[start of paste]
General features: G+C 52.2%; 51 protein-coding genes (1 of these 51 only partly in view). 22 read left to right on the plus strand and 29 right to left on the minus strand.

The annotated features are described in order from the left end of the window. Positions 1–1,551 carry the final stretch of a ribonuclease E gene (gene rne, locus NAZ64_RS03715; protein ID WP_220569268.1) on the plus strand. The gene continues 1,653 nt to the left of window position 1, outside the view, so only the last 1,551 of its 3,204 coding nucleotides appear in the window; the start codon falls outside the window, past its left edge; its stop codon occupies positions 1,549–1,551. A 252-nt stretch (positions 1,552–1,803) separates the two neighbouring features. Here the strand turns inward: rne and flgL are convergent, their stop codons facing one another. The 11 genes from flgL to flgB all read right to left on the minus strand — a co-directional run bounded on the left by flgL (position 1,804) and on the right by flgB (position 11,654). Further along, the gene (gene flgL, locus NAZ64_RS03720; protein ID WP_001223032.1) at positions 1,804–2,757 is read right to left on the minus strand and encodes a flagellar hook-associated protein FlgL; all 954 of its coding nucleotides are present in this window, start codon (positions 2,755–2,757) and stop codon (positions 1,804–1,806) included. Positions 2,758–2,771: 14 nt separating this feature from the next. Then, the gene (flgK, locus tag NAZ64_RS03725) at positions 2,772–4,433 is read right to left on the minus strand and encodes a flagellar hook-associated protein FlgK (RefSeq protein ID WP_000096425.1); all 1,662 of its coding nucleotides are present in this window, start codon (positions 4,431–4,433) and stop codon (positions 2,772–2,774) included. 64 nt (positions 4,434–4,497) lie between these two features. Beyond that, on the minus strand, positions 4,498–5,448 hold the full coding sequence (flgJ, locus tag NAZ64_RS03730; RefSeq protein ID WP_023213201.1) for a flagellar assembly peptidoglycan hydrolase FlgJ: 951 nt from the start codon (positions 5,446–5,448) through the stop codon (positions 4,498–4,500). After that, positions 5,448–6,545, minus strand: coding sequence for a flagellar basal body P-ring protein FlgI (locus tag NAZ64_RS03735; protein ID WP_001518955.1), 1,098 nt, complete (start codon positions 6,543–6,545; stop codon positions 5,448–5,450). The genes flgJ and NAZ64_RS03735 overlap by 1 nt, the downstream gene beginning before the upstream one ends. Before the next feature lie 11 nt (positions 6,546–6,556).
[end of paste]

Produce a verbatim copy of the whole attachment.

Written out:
General features: G+C 52.2%; 51 protein-coding genes (1 of these 51 only partly in view). 22 read left to right on the plus strand and 29 right to left on the minus strand.

The annotated features are described in order from the left end of the window. Positions 1–1,551 carry the final stretch of a ribonuclease E gene (gene rne, locus NAZ64_RS03715; protein ID WP_220569268.1) on the plus strand. The gene continues 1,653 nt to the left of window position 1, outside the view, so only the last 1,551 of its 3,204 coding nucleotides appear in the window; the start codon falls outside the window, past its left edge; its stop codon occupies positions 1,549–1,551. A 252-nt stretch (positions 1,552–1,803) separates the two neighbouring features. Here the strand turns inward: rne and flgL are convergent, their stop codons facing one another. The 11 genes from flgL to flgB all read right to left on the minus strand — a co-directional run bounded on the left by flgL (position 1,804) and on the right by flgB (position 11,654). Further along, the gene (gene flgL, locus NAZ64_RS03720; protein ID WP_001223032.1) at positions 1,804–2,757 is read right to left on the minus strand and encodes a flagellar hook-associated protein FlgL; all 954 of its coding nucleotides are present in this window, start codon (positions 2,755–2,757) and stop codon (positions 1,804–1,806) included. Positions 2,758–2,771: 14 nt separating this feature from the next. Then, the gene (flgK, locus tag NAZ64_RS03725) at positions 2,772–4,433 is read right to left on the minus strand and encodes a flagellar hook-associated protein FlgK (RefSeq protein ID WP_000096425.1); all 1,662 of its coding nucleotides are present in this window, start codon (positions 4,431–4,433) and stop codon (positions 2,772–2,774) included. 64 nt (positions 4,434–4,497) lie between these two features. Beyond that, on the minus strand, positions 4,498–5,448 hold the full coding sequence (flgJ, locus tag NAZ64_RS03730; RefSeq protein ID WP_023213201.1) for a flagellar assembly peptidoglycan hydrolase FlgJ: 951 nt from the start codon (positions 5,446–5,448) through the stop codon (positions 4,498–4,500). After that, positions 5,448–6,545, minus strand: coding sequence for a flagellar basal body P-ring protein FlgI (locus tag NAZ64_RS03735; protein ID WP_001518955.1), 1,098 nt, complete (start codon positions 6,543–6,545; stop codon positions 5,448–5,450). The genes flgJ and NAZ64_RS03735 overlap by 1 nt, the downstream gene beginning before the upstream one ends. Before the next feature lie 11 nt (positions 6,546–6,556).